They say that A.W. Tillinghast used to site his par-three holes over a property’s broken ground.

They say that the entire region near Vineland, Ontario, is known as Twenty Valley. It might be due to the presence of Twenty Mile creek (miles in Ontario? Not kilometers?) but then again …

Both may be true, but we can’t imagine Tilly doing a better job than Clinton Earle “Robbie” Robinson did at Twenty Valley golf and country club did in using broken ground. Nor can we imagine fewer than twenty valleys to traverse, across the golf course. We’d long heard of the value found on this property, and decided it was time to pay a visit ourselves.

The golf course opened in 1959, and the present clubhouse has stood since 1976, with an upgrade or two. Robinson was a disciple of Stanley Thompson, Canada’s first, great golf course architect. His work at Twenty Valley is a blend of benign with dramatic. The first three holes serve as a gentle introduction to the property that is to come. On one’s first visit, the climb over the creek to the elevated green is a prelude to the final trace, at the 18th. Let’s not get ahead of ourselves.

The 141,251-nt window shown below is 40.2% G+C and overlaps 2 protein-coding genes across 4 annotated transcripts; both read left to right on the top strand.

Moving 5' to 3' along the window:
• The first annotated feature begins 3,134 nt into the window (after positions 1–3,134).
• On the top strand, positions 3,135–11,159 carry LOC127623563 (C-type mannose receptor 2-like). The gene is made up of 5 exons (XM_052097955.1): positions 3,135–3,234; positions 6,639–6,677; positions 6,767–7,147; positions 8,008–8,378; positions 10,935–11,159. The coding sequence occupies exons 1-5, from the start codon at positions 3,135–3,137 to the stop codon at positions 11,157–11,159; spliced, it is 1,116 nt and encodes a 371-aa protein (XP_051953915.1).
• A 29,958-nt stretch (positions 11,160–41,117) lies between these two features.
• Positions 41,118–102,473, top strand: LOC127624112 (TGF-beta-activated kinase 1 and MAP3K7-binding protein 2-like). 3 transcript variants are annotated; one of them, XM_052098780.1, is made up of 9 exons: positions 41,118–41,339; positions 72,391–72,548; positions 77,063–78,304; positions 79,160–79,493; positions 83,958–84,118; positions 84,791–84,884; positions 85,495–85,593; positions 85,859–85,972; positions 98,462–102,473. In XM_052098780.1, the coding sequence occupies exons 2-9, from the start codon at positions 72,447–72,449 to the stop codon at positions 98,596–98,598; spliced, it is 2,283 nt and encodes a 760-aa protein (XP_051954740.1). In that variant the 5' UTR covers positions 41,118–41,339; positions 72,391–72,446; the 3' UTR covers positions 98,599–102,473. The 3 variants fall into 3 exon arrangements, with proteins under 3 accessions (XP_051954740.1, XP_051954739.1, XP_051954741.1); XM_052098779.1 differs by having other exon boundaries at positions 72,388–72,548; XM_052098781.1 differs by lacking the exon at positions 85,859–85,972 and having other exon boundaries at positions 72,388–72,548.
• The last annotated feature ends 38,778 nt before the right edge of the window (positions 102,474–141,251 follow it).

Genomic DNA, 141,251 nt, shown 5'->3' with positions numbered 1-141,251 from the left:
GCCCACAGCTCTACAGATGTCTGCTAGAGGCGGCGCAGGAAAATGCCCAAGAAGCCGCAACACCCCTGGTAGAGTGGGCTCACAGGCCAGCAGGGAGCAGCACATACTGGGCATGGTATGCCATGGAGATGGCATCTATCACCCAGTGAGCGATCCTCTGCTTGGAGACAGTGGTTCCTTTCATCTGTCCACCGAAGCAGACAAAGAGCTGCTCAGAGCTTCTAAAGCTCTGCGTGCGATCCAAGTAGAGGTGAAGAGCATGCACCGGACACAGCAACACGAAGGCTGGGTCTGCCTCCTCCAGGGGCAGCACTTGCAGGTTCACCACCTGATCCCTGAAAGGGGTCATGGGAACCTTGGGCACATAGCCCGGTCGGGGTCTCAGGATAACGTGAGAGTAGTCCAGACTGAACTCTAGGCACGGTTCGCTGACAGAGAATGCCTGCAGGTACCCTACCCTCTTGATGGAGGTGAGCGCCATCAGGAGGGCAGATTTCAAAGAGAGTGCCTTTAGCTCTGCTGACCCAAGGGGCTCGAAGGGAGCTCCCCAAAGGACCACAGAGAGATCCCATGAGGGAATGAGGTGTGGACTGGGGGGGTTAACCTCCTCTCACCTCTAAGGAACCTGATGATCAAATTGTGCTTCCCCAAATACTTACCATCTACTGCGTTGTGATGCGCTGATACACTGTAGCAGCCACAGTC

Holes 1-4 and 18 sit west of Cherry Avenue, with the remainder of the course to the east. As we cross the road, we don’t lose the tumbling drama of this portion of the acreage. The fifth features a blind tee shot over a rise, followed by two hold-your-breath carries at six and seven. You get a break at eight, until you reach the green. Nine and ten give you more creek drama, with breathers from the tumult at eleven and twelve.

We won’t spoil the entirety of the round with big reveals, so let us say that Robinson was a master of letting the land speak for the golf routing. He saw little use in over-bunkering of a golf course. On a flatter, less-interesting site, he might have dug a few more sand pits for aim, variety, and penalty. On the land that became his masterpiece, he had little need to add to what nature gave him.

Twenty Valley is 50 minutes from both the Lewiston-Queenston and Peace bridges, with ample wineries and craft breweries along the route. You’ll enjoy the entirety of the trip and your round, and you won’t mind a post-mortem on the club’s patio, overlooking the lovely 18th. Green fees are $64 riding with exchange from Monday through Wednesday. From Thursday to Sunday, they bump up to $72.

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